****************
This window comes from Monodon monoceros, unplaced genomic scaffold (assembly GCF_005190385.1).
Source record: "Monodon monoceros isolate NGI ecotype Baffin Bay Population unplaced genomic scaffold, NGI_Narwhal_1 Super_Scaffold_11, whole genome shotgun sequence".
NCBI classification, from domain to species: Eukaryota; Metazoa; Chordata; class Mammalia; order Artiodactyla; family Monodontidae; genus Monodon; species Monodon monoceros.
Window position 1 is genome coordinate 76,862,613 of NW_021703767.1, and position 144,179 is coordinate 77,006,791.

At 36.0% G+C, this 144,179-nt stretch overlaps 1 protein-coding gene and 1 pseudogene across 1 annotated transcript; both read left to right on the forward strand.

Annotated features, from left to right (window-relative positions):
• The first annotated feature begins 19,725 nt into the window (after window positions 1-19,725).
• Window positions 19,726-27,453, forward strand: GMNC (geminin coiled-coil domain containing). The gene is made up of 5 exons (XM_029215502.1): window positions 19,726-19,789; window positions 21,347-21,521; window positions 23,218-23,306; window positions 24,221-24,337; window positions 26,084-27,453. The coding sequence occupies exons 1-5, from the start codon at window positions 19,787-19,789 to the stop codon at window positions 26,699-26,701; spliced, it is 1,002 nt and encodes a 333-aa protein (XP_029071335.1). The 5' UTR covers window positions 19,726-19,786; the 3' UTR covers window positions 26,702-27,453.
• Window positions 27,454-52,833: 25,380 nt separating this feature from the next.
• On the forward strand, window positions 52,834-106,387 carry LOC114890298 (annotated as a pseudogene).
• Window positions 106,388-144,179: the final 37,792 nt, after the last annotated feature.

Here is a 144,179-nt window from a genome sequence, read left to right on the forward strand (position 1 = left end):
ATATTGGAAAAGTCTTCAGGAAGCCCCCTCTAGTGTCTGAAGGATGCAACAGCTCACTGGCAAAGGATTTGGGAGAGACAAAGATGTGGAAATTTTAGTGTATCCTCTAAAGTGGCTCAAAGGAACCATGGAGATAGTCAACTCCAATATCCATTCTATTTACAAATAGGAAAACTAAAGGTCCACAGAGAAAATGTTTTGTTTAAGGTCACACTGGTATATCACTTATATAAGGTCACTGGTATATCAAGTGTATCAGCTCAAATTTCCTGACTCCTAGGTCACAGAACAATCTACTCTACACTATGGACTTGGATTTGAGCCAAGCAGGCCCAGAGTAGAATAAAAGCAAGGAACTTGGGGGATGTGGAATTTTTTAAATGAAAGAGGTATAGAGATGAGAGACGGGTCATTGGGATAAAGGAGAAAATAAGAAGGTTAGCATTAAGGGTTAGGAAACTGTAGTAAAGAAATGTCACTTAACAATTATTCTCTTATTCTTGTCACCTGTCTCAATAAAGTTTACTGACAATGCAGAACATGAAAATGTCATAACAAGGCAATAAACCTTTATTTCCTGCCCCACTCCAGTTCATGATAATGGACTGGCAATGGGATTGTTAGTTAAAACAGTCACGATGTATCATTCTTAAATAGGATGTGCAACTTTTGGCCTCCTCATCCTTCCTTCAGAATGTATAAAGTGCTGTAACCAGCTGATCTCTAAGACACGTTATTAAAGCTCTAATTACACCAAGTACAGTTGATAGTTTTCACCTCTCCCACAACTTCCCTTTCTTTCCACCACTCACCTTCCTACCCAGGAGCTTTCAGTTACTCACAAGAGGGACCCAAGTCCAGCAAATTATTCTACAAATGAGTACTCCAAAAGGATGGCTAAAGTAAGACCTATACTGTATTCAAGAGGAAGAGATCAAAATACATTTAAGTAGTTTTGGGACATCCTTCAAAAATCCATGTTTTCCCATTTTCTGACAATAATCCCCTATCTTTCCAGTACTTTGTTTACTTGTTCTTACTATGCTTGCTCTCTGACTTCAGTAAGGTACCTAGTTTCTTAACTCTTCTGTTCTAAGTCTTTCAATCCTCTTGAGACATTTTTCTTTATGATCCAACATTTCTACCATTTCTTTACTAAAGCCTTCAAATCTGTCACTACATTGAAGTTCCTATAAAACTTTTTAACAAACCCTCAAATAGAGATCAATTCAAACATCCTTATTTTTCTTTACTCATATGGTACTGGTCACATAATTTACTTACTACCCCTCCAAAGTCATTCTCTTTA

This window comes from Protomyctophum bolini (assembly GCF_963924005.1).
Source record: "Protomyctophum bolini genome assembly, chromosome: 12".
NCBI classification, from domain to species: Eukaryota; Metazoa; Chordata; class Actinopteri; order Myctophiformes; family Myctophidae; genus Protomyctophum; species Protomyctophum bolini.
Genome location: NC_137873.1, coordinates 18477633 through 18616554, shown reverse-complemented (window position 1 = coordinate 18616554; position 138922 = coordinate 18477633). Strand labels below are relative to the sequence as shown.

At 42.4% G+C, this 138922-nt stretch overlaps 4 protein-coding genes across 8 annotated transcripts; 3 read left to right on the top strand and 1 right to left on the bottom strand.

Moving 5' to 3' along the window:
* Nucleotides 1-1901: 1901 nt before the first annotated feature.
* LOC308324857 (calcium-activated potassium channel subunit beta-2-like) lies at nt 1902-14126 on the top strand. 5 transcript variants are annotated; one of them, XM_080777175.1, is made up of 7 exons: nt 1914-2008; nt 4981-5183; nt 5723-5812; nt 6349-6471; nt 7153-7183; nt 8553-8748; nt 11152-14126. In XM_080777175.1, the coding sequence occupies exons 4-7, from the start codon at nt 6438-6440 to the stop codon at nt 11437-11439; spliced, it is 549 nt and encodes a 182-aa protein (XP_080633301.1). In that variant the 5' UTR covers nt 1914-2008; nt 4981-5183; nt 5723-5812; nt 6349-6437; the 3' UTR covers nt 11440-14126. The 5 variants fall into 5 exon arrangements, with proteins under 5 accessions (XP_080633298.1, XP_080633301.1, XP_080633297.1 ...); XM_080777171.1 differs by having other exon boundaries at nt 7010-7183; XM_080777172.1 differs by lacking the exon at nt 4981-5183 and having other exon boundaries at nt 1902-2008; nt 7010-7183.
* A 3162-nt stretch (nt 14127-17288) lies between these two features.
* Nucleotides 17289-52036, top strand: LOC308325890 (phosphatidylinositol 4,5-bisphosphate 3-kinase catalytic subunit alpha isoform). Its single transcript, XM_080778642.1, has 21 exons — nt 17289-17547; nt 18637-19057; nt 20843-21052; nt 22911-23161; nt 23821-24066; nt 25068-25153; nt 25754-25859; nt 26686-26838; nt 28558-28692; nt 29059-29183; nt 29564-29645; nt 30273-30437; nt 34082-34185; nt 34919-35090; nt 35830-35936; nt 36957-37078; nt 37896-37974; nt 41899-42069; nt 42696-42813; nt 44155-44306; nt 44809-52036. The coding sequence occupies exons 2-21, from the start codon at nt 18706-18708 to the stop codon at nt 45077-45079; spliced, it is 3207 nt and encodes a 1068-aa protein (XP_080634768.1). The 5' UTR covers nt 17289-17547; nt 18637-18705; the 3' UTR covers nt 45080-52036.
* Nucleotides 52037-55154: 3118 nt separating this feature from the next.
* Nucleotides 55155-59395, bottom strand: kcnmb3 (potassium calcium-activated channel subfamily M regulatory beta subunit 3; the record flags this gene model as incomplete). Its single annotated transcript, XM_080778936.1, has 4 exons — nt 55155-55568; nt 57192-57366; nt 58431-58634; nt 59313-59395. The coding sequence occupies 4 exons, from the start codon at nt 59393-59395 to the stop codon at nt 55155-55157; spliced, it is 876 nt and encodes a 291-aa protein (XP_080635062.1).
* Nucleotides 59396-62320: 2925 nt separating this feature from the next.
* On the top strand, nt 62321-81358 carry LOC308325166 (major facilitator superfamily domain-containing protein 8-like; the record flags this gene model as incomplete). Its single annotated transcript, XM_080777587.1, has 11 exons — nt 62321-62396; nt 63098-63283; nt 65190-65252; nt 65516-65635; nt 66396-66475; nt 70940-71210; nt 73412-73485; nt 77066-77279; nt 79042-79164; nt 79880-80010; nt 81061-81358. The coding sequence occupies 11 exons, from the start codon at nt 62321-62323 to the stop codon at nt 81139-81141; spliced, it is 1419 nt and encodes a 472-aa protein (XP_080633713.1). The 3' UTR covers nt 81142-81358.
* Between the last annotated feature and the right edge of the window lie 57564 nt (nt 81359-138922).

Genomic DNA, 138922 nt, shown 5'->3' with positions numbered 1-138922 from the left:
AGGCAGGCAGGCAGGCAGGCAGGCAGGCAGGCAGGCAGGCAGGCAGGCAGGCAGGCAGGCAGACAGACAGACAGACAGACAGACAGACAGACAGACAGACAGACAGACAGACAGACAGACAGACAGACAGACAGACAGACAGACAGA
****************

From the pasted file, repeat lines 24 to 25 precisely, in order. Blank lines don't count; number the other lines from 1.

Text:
* Nucleotides 52037-55154: 3118 nt separating this feature from the next.
* Nucleotides 55155-59395, bottom strand: kcnmb3 (potassium calcium-activated channel subfamily M regulatory beta subunit 3; the record flags this gene model as incomplete). Its single annotated transcript, XM_080778936.1, has 4 exons — nt 55155-55568; nt 57192-57366; nt 58431-58634; nt 59313-59395. The coding sequence occupies 4 exons, from the start codon at nt 59393-59395 to the stop codon at nt 55155-55157; spliced, it is 876 nt and encodes a 291-aa protein (XP_080635062.1).